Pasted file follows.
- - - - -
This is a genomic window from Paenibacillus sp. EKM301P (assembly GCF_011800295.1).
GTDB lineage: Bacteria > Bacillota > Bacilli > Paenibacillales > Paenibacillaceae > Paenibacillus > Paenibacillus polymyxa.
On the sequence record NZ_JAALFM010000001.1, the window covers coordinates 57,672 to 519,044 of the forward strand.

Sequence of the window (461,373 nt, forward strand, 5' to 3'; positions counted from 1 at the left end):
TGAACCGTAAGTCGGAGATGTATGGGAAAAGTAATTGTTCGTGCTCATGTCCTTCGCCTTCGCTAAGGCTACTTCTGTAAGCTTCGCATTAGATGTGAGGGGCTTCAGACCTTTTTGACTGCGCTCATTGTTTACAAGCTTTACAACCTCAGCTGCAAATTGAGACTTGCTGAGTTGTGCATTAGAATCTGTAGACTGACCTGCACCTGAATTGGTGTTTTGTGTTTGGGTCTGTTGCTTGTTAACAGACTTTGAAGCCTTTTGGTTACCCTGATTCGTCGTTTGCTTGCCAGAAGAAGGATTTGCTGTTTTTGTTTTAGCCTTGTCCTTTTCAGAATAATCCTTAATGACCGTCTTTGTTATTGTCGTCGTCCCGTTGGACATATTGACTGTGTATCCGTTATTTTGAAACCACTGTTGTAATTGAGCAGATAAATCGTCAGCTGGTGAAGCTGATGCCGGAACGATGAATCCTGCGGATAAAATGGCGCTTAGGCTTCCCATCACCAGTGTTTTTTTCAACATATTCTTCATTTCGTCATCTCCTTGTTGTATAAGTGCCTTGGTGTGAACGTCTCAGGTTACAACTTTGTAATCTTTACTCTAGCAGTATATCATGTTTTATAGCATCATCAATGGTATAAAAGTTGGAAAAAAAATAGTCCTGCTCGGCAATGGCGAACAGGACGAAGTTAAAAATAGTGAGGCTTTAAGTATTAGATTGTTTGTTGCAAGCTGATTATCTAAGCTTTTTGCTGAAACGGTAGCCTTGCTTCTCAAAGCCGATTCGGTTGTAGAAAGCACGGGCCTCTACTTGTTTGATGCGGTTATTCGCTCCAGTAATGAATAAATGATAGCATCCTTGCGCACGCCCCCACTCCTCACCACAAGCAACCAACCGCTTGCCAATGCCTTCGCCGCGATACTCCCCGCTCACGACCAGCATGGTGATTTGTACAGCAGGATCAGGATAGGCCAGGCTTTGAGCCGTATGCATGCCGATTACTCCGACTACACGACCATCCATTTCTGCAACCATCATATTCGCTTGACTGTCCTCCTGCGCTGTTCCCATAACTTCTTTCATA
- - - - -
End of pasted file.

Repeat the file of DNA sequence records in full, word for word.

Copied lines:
This is a genomic window from Paenibacillus sp. EKM301P (assembly GCF_011800295.1).
GTDB lineage: Bacteria > Bacillota > Bacilli > Paenibacillales > Paenibacillaceae > Paenibacillus > Paenibacillus polymyxa.
On the sequence record NZ_JAALFM010000001.1, the window covers coordinates 57,672 to 519,044 of the forward strand.

Sequence of the window (461,373 nt, forward strand, 5' to 3'; positions counted from 1 at the left end):
TGAACCGTAAGTCGGAGATGTATGGGAAAAGTAATTGTTCGTGCTCATGTCCTTCGCCTTCGCTAAGGCTACTTCTGTAAGCTTCGCATTAGATGTGAGGGGCTTCAGACCTTTTTGACTGCGCTCATTGTTTACAAGCTTTACAACCTCAGCTGCAAATTGAGACTTGCTGAGTTGTGCATTAGAATCTGTAGACTGACCTGCACCTGAATTGGTGTTTTGTGTTTGGGTCTGTTGCTTGTTAACAGACTTTGAAGCCTTTTGGTTACCCTGATTCGTCGTTTGCTTGCCAGAAGAAGGATTTGCTGTTTTTGTTTTAGCCTTGTCCTTTTCAGAATAATCCTTAATGACCGTCTTTGTTATTGTCGTCGTCCCGTTGGACATATTGACTGTGTATCCGTTATTTTGAAACCACTGTTGTAATTGAGCAGATAAATCGTCAGCTGGTGAAGCTGATGCCGGAACGATGAATCCTGCGGATAAAATGGCGCTTAGGCTTCCCATCACCAGTGTTTTTTTCAACATATTCTTCATTTCGTCATCTCCTTGTTGTATAAGTGCCTTGGTGTGAACGTCTCAGGTTACAACTTTGTAATCTTTACTCTAGCAGTATATCATGTTTTATAGCATCATCAATGGTATAAAAGTTGGAAAAAAAATAGTCCTGCTCGGCAATGGCGAACAGGACGAAGTTAAAAATAGTGAGGCTTTAAGTATTAGATTGTTTGTTGCAAGCTGATTATCTAAGCTTTTTGCTGAAACGGTAGCCTTGCTTCTCAAAGCCGATTCGGTTGTAGAAAGCACGGGCCTCTACTTGTTTGATGCGGTTATTCGCTCCAGTAATGAATAAATGATAGCATCCTTGCGCACGCCCCCACTCCTCACCACAAGCAACCAACCGCTTGCCAATGCCTTCGCCGCGATACTCCCCGCTCACGACCAGCATGGTGATTTGTACAGCAGGATCAGGATAGGCCAGGCTTTGAGCCGTATGCATGCCGATTACTCCGACTACACGACCATCCATTTCTGCAACCATCATATTCGCTTGACTGTCCTCCTGCGCTGTTCCCATAACTTCTTTCATA